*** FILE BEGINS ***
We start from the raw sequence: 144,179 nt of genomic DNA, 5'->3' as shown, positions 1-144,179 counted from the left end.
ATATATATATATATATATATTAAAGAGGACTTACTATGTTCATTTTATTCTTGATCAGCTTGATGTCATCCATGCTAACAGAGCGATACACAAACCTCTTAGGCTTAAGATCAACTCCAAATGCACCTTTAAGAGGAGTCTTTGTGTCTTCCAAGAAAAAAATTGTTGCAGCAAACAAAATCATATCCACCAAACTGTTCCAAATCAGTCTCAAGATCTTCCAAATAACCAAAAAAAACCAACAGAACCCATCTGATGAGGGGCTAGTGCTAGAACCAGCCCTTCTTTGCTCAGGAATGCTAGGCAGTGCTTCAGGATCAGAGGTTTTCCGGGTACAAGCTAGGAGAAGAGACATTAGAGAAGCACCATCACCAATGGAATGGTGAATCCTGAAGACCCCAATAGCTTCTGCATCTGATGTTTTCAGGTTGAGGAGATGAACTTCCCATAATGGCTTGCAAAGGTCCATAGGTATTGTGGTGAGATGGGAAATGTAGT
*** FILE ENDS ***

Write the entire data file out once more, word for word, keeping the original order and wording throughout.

We start from the raw sequence: 144,179 nt of genomic DNA, 5'->3' as shown, positions 1-144,179 counted from the left end.
ATATATATATATATATATATTAAAGAGGACTTACTATGTTCATTTTATTCTTGATCAGCTTGATGTCATCCATGCTAACAGAGCGATACACAAACCTCTTAGGCTTAAGATCAACTCCAAATGCACCTTTAAGAGGAGTCTTTGTGTCTTCCAAGAAAAAAATTGTTGCAGCAAACAAAATCATATCCACCAAACTGTTCCAAATCAGTCTCAAGATCTTCCAAATAACCAAAAAAAACCAACAGAACCCATCTGATGAGGGGCTAGTGCTAGAACCAGCCCTTCTTTGCTCAGGAATGCTAGGCAGTGCTTCAGGATCAGAGGTTTTCCGGGTACAAGCTAGGAGAAGAGACATTAGAGAAGCACCATCACCAATGGAATGGTGAATCCTGAAGACCCCAATAGCTTCTGCATCTGATGTTTTCAGGTTGAGGAGATGAACTTCCCATAATGGCTTGCAAAGGTCCATAGGTATTGTGGTGAGATGGGAAATGTAGT